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Sand cat (Felis margarita)

Sand Cat (IMG_7012-001)

The Sand cat (Felis margarita) is a small African wild cat. Not the smallest as this is the closely related Blackfooted cat. Often is referred to “desert cat” but this name is reserved for Felis silvestris lybica, or the African wildcat, but it could be appropriate for this species. It lives in those arid areas that are too hot and dry even for the desert cat: the Sahara, the Arabian Desert, and the deserts of Iran and Pakistan.

 

Sand cat (IMG_8685)

 

Sand cat (IMG_8714)Sand cats live solitarily, except for the mating season; see below, digging burrows to escape the desert heat, and come out after dusk to hunt rodents, lizards, birds and insects, although their diet may consist mostly of rodents. They “skulk” close to the ground and will use any available cover to protect themselves. Using their large ears they listen for prey, digging rapidly when they hear it underground. Since the sand cat obtains all the water it needs from eating its prey, it mostly stays far away from watering points where other predators may harm it. Sand cats congregate only for mating so numbering them is a difficult task. It seems however that their numbers have been declining in the Arabian desert following a rarefaction of their prey.

 

 

 

 

 

Threats to the Sand cat include humans, wolves, snakes, and rapors. Although solitary animals, sand cats do not have their own territories like most of the other cats, and may even “take turns” over burrows with others. The Sand cat is listed by Cites as endangered, although IUCN only lists it as near threatened as of 2001.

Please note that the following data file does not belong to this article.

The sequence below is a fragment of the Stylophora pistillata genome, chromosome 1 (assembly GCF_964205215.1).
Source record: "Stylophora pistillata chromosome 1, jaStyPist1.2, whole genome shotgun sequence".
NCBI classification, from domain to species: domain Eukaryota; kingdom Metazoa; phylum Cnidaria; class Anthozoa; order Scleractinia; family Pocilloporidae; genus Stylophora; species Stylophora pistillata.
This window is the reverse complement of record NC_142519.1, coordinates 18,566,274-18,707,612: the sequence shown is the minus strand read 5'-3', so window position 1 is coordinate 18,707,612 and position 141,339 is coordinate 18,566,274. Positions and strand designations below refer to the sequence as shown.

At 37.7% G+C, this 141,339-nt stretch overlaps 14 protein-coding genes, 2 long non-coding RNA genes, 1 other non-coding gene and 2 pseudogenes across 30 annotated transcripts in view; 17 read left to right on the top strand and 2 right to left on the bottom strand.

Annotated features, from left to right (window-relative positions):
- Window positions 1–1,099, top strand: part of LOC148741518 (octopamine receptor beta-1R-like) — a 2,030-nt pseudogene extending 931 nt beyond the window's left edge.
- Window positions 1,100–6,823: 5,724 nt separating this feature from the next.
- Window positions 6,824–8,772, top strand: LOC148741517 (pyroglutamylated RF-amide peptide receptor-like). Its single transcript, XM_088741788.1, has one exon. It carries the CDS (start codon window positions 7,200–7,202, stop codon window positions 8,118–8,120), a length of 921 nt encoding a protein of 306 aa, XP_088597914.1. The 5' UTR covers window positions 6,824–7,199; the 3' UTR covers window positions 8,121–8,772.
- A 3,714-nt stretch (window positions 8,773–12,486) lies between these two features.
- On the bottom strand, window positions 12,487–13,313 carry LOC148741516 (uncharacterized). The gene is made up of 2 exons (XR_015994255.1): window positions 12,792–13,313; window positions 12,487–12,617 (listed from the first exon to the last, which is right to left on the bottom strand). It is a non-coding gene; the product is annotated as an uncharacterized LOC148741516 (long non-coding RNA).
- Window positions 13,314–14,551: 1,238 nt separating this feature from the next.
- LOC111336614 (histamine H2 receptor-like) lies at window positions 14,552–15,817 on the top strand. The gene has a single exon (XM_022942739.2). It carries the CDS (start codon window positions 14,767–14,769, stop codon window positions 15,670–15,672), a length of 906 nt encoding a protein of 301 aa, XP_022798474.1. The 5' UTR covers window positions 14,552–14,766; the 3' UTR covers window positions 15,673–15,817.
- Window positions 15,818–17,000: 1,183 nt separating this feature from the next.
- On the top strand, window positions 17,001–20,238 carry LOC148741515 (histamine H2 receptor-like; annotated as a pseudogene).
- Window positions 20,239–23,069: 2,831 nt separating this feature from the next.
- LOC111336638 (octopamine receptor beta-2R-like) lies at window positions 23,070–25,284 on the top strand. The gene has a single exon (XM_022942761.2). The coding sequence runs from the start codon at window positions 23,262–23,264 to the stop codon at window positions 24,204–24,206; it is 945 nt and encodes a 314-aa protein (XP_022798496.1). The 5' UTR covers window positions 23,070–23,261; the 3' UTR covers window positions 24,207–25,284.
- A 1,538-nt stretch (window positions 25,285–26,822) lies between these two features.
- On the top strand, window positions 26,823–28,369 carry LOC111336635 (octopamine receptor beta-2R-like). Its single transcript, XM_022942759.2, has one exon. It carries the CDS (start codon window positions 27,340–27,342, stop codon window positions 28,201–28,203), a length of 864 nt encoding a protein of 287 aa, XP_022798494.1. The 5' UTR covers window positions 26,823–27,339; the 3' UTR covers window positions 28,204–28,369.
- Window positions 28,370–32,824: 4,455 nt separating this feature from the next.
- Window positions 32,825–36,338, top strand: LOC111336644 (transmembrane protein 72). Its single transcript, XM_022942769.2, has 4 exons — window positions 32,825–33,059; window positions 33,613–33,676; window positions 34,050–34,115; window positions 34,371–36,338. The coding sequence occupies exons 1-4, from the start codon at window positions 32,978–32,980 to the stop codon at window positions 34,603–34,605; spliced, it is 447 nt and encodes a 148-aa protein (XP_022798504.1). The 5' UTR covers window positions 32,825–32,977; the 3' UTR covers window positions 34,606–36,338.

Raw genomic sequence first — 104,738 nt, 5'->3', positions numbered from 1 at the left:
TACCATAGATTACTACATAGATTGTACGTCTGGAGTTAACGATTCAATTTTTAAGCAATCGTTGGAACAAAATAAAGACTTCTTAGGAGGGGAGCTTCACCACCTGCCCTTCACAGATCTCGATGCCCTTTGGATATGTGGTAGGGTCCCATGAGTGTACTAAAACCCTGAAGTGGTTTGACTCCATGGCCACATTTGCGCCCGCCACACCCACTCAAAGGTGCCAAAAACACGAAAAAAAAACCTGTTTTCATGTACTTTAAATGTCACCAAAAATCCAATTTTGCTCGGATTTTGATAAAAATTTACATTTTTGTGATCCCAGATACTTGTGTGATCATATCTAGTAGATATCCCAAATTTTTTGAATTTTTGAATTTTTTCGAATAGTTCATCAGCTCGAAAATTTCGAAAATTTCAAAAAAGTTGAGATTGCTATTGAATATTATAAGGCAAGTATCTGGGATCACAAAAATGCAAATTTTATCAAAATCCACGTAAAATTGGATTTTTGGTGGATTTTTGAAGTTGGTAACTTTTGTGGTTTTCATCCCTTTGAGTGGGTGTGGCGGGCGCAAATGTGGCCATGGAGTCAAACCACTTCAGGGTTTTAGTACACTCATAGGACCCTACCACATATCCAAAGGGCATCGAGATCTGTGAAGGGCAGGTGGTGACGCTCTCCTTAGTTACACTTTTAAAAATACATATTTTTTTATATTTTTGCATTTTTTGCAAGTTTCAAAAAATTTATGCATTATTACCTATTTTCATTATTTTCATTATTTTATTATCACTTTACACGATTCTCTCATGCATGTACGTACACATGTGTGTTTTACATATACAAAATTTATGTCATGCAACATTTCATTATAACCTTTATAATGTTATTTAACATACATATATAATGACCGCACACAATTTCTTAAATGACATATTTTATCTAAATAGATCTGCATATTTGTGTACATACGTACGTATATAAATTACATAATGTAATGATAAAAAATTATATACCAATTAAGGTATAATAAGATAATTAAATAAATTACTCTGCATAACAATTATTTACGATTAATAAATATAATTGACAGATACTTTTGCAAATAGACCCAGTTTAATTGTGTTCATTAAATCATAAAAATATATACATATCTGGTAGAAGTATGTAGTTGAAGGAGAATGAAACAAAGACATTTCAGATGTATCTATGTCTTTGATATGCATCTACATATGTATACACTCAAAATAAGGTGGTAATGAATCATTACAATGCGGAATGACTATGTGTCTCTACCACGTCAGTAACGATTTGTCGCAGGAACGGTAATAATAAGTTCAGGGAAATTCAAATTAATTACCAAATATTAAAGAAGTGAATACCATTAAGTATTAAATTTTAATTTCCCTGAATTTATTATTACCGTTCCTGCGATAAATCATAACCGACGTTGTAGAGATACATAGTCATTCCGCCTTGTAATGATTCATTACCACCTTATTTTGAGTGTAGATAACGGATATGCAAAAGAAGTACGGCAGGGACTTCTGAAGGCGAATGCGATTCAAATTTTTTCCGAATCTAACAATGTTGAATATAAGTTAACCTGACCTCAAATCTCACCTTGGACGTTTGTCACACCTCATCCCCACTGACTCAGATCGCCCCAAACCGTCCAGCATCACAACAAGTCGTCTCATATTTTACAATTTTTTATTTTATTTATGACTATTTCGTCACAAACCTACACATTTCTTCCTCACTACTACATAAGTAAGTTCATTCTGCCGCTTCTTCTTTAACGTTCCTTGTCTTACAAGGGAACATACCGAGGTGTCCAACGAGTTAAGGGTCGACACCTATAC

Very few zoos keep Sand cats. In Wuppertal Zoo (Germany) and the park specialised in wild cats, Le Parc des Félins, they have a very succesful breeding programme.

 

The Sand cat’s length average almost 50 cm, plus a 30 cm tail. The average weight of a sand cat is 2,7 kg (6 lbs). Their heads are conspicuously broad, and their ears are large, pointed, and widely spaced to the point they can be flattened horizontally or even pointing down (while hunting). The colour of the fur is a pale sandy yellow, with pallid bars, which are sometimes hardly visible. Generally the bars are more visible in the African subspecies. The mucosa of their eyelids is a striking black. Their paws are covered with long hairs that allow it to tolerate and easily manoeuver the hot sand of its environment. The Sand cat can survive in extreme temperatures ranging from -5 C (23 F) to 52 C (126 F).

There are 6 subspecies of the Sand Cat.

  • Felis margarita margarita, North Africa, from Algeria to Arabia
  • Felis margarita airensis, Niger
  • Felis margarita harrisoni, Arabian Peninsula
  • Felis margarita meinertzhageni, Sahara
  • Felis margarita thinobia, Caspian Sea area (Iran, Turkmenistan)
  • Felis margarita scheffeli, Pakistan

The Sand Cat might have a very sweet appearance but watch out as the smaller, the wilder… and this little cat is wild!

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Cat of the month

Borneo Bay Cat (Pardofelis Badia)

One of the world’s least-known and most endangered wild cats, the bay cat, has been photographed by Panthera grantees Jedediah Brodie (Universiti Malaysia Sabah/ University of British Columbia) and Anthony Giordano (S.P.E.C.I.E.S/Texas Tech University). Their photograph is the first record of this very elusive cat in the Borneo highlands, at 1460 meters (approximately 4,800 feet).

The records add to our very limited knowledge of the species, which was photographed alive for the first time only in 1998 and where most previous records are from dense lowland forest under 800 meters (approximately 2,600 feet).

Borneo’s bay cat is so elusive that it took over a century before researchers got a chance to study a live one in detail. Covered in striking, rust-red fur with white under the tail and face stripes, this cat was officially named in 1874 on the basis of a skull and torn skin sent to England by the famous naturalist Alfred Russel Wallace. Naturalists didn’t have a chance to study a live one until a bay cat was captured in 1992, and the cat remains so difficult to find that researchers know very little about how this secretive cat actually lives. The fact that the cat is so difficult to find is all the more frustrating because conservationists list the felid as endangered. The deforestation of Borneo may wipe out the bay cat before scientists get a chance to find out more about it.

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